position:national director

  • Opinion | The Millennial Socialists Are Coming - The New York Times
    https://www.nytimes.com/2018/06/30/opinion/democratic-socialists-progressive-democratic-party-trump.html

    In May, three young progressive women running for the state Legislature in Pennsylvania, each endorsed by the Democratic Socialists of America, won decisive primary victories over men heavily favored by the political establishment. Two of the women, Summer Lee, 30, and Sara Innamorato, 32, ousted incumbents, the distant cousins Dom Costa and Paul Costa, members of an iconic Pennsylvania political family.

    On Twitter, Trump has fantasized about a red wave that will sweep even more Republicans into power in November and reinforce his rule. But the real red wave may be democratic socialism’s growing political influence, especially among young people. “She really showed that you can run on these issues and win,” Maria Svart, national director of the Democratic Socialists of America, said about Ocasio-Cortez’s platform, which includes Medicare for All, abolishing the United States Immigration and Customs Enforcement agency, and a federal jobs guarantee.

    The D.S.A., to which Ocasio-Cortez belongs, is the largest socialist organization in America. Its growth has exploded since the 2016 election — when, of course, avowed democratic socialist Bernie Sanders ran in the Democratic primary — from 7,000 members to more than 37,000. It’s an activist group rather than a political party, working with Democrats in the electoral realm while also agitating against injustice from the outside.

    Many of the D.S.A.’s goals, reflected in Ocasio-Cortez’s platform, are indistinguishable from those of progressive democrats. But if the D.S.A. is happy to work alongside liberals, its members are generally serious about the “socialist” part of democratic socialist. Its constitution envisions “a humane social order based on popular control of resources and production, economic planning, equitable distribution, feminism, racial equality and non-oppressive relationships.”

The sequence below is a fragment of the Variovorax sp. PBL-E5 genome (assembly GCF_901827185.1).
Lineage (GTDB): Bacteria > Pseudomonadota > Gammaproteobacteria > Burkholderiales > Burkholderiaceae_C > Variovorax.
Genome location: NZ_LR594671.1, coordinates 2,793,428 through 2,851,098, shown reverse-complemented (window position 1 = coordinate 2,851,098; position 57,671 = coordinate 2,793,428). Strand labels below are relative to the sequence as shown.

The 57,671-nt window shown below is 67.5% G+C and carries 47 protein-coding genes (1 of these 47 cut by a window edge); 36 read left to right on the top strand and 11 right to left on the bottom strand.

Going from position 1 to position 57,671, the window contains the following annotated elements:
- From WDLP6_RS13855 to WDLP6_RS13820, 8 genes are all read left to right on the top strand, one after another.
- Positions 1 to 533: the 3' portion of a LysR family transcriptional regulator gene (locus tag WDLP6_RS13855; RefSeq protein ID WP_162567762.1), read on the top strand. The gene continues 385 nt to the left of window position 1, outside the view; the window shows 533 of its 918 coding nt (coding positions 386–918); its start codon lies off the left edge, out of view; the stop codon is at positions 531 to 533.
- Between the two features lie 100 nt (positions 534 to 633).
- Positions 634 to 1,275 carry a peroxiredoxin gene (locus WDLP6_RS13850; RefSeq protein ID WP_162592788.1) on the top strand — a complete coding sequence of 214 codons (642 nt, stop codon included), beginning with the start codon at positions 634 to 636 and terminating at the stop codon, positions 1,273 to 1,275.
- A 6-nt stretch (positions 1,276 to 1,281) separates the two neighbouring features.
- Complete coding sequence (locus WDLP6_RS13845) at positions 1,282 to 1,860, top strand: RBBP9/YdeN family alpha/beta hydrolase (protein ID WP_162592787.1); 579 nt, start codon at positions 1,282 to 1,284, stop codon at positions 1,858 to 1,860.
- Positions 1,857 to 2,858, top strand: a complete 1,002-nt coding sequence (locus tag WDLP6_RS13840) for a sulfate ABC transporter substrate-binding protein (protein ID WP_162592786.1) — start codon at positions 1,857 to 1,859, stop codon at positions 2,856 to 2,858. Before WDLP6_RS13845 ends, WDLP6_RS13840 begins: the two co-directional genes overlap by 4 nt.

Talk of popular control of the means of production is anathema to many older Democrats, even very liberal ones. It plays a lot better with the young; one recent survey shows that 61 percent of Democrats between 18 and 34 view socialism positively. The combination of the Great Recession, the rising cost of education, the unreliability of health insurance and the growing precariousness of the workplace has left young people with gnawing material insecurity. They have no memory of the widespread failure of Communism, but the failures of capitalism are all around them.

    The D.S.A. alone neither claims nor deserves sole credit for the victories of candidates it endorses. Many groups came together behind Ocasio-Cortez, including the populist Brand New Congress and local chapters of the resistance group Indivisible. Nor was the D.S.A. the prime mover behind the Fiedler, Lee and Innamorato wins, though it helped in all of them.

    Indeed, while there’s a lot of talk about an ideological civil war among Democrats, on the ground, boundaries seem more fluid. In Pennsylvania recently, I met with moderate suburban resistance activists who’d volunteered for Innamorato, thrilled to support a young woman who could help revitalize the Democratic Party.

    alking to Cohen and others from the D.S.A.’s Pittsburgh chapter, which has more than 620 members, I was struck by the work they put into building community. On some days that public schools are closed, the D.S.A.’s socialist-feminist committee puts on all-day events with child care and free lunches. Like several other chapters, the Pittsburgh D.S.A. holds clinics where members change people’s burned-out car brake lights for free, helping them avoid unnecessary police run-ins while making inroads into the community. A local mechanic named Metal Mary helped train them.